“There are so many emotions,” Andersson said in Extreme E’s coverage. “I’ve been waiting for this for so long. In my second race, first full weekend to be at the top of the podium: it’s big.”

Andersson was behind the wheel at the finish.

Rosberg Racing entered the event with a 17-point advantage over X44, but the standings were close enough that four teams remained in contention in Round 5.

“It’s a crucial weekend for us,” Loeb said in Extreme E’s coverage prior to the race. “We are not in the best position to win the championship, but the only thing we can do is try to win the race and score as many points as possible.”

The top two title contenders each crashed in qualification and were relegated to the Crazy Race, Extreme E’s version of the Last Chance Qualifier (LCQ). For the moment, they had the steepest hill to climb, but then the other two championship contending teams, Chip Ganassi Racing and Acciona Sainz Racing failed to advance from their heats.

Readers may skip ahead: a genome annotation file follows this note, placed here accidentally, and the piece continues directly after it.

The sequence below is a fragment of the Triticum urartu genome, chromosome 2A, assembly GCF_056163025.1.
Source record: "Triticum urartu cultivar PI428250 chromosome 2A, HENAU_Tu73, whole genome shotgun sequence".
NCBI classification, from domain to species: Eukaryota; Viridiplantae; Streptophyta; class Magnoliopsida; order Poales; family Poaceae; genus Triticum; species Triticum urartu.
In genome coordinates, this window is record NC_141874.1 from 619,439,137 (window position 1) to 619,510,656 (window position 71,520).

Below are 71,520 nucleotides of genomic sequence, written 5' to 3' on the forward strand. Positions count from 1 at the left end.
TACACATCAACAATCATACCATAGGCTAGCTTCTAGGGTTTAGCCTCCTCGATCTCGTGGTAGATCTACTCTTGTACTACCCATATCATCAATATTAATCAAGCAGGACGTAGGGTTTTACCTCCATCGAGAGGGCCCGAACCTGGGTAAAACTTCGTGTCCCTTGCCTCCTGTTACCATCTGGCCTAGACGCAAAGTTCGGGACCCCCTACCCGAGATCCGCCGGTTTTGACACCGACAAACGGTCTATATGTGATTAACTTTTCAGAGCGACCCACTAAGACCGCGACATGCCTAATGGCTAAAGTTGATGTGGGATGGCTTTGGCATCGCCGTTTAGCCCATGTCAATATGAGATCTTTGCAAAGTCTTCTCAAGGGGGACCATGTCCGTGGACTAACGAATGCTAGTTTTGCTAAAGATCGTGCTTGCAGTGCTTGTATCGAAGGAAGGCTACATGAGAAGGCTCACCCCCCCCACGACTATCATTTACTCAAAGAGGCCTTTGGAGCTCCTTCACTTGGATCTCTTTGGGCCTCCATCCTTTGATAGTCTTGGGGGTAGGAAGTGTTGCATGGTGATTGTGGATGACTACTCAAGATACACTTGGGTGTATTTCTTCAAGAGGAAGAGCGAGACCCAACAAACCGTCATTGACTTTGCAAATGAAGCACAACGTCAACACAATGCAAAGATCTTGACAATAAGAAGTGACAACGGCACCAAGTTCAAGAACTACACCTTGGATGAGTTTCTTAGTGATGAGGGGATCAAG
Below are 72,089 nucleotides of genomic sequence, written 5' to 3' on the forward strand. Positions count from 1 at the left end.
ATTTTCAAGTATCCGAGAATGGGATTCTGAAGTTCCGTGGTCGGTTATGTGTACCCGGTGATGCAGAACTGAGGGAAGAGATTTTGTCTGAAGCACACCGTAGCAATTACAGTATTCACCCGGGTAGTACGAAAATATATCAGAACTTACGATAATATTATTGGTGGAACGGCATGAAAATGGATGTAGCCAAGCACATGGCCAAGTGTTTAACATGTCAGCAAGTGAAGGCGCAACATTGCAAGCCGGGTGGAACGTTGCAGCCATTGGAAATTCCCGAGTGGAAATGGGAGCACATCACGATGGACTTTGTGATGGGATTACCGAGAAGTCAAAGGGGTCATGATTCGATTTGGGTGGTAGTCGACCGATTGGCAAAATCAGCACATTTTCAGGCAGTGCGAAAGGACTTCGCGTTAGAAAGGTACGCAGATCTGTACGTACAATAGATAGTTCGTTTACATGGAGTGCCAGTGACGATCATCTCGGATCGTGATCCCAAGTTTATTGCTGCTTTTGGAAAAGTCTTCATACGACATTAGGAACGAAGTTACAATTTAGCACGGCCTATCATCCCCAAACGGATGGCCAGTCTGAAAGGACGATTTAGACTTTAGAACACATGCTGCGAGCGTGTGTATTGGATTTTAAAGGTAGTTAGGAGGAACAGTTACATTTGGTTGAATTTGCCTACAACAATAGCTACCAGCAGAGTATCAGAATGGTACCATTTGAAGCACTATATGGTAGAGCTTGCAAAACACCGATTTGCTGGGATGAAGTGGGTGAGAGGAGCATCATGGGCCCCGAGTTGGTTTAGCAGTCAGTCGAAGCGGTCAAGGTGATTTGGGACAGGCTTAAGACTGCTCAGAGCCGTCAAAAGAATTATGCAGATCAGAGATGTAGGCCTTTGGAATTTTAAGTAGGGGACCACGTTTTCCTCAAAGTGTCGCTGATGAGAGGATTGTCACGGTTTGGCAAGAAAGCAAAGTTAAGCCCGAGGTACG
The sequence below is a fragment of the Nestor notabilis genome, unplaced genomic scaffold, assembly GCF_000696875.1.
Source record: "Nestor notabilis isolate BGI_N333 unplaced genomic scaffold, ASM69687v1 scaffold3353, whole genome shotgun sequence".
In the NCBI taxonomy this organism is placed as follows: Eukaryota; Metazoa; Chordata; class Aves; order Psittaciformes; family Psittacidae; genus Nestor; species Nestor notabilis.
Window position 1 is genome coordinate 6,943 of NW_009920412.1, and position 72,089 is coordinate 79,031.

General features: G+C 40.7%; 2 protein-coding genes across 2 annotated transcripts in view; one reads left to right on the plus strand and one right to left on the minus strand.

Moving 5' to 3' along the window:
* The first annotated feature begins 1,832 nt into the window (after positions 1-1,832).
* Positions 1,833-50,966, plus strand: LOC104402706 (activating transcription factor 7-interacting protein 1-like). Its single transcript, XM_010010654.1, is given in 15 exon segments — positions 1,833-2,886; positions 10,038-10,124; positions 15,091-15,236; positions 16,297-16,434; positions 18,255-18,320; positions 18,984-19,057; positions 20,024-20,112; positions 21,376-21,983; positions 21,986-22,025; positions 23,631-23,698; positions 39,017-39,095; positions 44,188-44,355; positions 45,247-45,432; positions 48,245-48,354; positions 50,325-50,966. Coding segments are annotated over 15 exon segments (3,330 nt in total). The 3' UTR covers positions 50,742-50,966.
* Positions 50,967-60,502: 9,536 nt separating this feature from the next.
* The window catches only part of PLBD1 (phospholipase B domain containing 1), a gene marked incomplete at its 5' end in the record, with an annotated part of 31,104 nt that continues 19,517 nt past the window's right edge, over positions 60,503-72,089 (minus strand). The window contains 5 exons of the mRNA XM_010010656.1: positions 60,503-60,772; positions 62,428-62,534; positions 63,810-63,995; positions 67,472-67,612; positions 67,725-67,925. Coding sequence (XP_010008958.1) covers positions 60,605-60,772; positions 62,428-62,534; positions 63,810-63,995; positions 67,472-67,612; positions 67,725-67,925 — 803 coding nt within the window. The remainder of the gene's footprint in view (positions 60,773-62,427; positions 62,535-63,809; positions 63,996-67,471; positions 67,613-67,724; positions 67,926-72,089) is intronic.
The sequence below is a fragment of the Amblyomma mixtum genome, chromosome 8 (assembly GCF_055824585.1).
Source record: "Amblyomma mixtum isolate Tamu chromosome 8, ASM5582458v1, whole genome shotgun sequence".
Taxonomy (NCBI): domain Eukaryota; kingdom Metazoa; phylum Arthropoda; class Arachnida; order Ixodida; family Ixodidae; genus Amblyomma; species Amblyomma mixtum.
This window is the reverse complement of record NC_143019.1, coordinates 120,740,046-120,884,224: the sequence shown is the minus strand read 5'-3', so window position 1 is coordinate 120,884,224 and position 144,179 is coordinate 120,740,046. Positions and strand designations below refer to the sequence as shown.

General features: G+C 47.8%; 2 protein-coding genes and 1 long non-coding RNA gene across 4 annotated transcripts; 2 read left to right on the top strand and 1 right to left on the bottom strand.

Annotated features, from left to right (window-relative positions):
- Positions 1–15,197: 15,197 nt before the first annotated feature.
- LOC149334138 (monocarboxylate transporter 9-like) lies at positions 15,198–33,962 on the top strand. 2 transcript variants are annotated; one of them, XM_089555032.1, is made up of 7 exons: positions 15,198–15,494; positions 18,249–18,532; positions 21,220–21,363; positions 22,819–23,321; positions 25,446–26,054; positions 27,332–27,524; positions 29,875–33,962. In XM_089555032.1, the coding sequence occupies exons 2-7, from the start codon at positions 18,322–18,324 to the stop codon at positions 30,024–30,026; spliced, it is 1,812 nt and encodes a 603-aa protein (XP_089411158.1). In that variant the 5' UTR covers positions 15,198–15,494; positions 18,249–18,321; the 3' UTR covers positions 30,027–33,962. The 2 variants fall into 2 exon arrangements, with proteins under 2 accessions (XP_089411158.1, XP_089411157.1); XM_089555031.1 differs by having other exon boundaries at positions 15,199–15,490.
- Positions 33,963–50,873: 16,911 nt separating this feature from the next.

Only one team advances from the Crazy Race, so the X44 drivers were in a must-win situation to simply keep hope alive.

More: Extreme E 2023 schedule

Ahlin-Kottulinsky and Gutierrez ran wheel to wheel into the first turn at the start of the LCQ.

The Rosberg racer experienced crash damage in that turn that damaged her front steering, but managed to limp back to the pits at the end of her two-lap stint. The team attempted to fix the steering, but incurred a penalty for having too many mechanics in the pit area.